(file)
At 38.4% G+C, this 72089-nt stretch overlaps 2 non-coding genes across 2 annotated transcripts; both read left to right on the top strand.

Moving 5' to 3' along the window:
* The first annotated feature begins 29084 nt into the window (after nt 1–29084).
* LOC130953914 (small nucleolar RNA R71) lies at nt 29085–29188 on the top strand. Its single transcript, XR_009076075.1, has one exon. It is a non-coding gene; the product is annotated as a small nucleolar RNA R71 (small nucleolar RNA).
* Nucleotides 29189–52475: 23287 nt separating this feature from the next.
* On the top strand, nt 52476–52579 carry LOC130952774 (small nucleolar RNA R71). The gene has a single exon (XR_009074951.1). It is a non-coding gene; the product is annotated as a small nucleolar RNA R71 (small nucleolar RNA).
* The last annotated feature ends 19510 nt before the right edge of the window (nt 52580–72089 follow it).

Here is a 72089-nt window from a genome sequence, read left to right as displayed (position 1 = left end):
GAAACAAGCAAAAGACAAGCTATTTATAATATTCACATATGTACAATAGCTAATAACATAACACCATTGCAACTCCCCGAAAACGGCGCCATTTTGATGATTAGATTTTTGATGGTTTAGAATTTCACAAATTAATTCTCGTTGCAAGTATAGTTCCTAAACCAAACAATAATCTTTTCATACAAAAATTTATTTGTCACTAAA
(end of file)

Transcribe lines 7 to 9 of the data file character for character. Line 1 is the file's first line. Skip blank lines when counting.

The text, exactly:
* The last annotated feature ends 19510 nt before the right edge of the window (nt 52580–72089 follow it).

Here is a 72089-nt window from a genome sequence, read left to right as displayed (position 1 = left end):
GAAACAAGCAAAAGACAAGCTATTTATAATATTCACATATGTACAATAGCTAATAACATAACACCATTGCAACTCCCCGAAAACGGCGCCATTTTGATGATTAGATTTTTGATGGTTTAGAATTTCACAAATTAATTCTCGTTGCAAGTATAGTTCCTAAACCAAACAATAATCTTTTCATACAAAAATTTATTTGTCACTAAA